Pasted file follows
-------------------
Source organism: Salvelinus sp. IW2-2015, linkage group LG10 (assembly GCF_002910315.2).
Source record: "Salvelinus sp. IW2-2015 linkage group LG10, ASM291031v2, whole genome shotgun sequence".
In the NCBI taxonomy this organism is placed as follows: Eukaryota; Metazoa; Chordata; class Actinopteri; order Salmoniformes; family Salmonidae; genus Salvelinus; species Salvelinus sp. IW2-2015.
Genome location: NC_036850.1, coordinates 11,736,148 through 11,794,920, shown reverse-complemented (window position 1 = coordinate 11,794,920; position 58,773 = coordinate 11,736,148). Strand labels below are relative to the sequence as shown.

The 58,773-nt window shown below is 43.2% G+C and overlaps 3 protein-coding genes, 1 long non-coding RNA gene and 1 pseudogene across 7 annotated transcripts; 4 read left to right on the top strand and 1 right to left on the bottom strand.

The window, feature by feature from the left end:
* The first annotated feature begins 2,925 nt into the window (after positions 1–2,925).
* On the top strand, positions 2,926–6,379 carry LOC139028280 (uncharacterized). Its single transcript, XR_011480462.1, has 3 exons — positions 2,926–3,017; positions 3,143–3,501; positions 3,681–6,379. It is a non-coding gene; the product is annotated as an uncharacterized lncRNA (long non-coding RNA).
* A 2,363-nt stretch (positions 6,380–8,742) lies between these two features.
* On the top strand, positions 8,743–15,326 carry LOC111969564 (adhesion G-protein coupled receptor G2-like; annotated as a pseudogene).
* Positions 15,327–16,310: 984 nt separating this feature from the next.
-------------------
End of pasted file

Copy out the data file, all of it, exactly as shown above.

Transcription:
Source organism: Salvelinus sp. IW2-2015, linkage group LG10 (assembly GCF_002910315.2).
Source record: "Salvelinus sp. IW2-2015 linkage group LG10, ASM291031v2, whole genome shotgun sequence".
In the NCBI taxonomy this organism is placed as follows: Eukaryota; Metazoa; Chordata; class Actinopteri; order Salmoniformes; family Salmonidae; genus Salvelinus; species Salvelinus sp. IW2-2015.
Genome location: NC_036850.1, coordinates 11,736,148 through 11,794,920, shown reverse-complemented (window position 1 = coordinate 11,794,920; position 58,773 = coordinate 11,736,148). Strand labels below are relative to the sequence as shown.

The 58,773-nt window shown below is 43.2% G+C and overlaps 3 protein-coding genes, 1 long non-coding RNA gene and 1 pseudogene across 7 annotated transcripts; 4 read left to right on the top strand and 1 right to left on the bottom strand.

The window, feature by feature from the left end:
* The first annotated feature begins 2,925 nt into the window (after positions 1–2,925).
* On the top strand, positions 2,926–6,379 carry LOC139028280 (uncharacterized). Its single transcript, XR_011480462.1, has 3 exons — positions 2,926–3,017; positions 3,143–3,501; positions 3,681–6,379. It is a non-coding gene; the product is annotated as an uncharacterized lncRNA (long non-coding RNA).
* A 2,363-nt stretch (positions 6,380–8,742) lies between these two features.
* On the top strand, positions 8,743–15,326 carry LOC111969564 (adhesion G-protein coupled receptor G2-like; annotated as a pseudogene).
* Positions 15,327–16,310: 984 nt separating this feature from the next.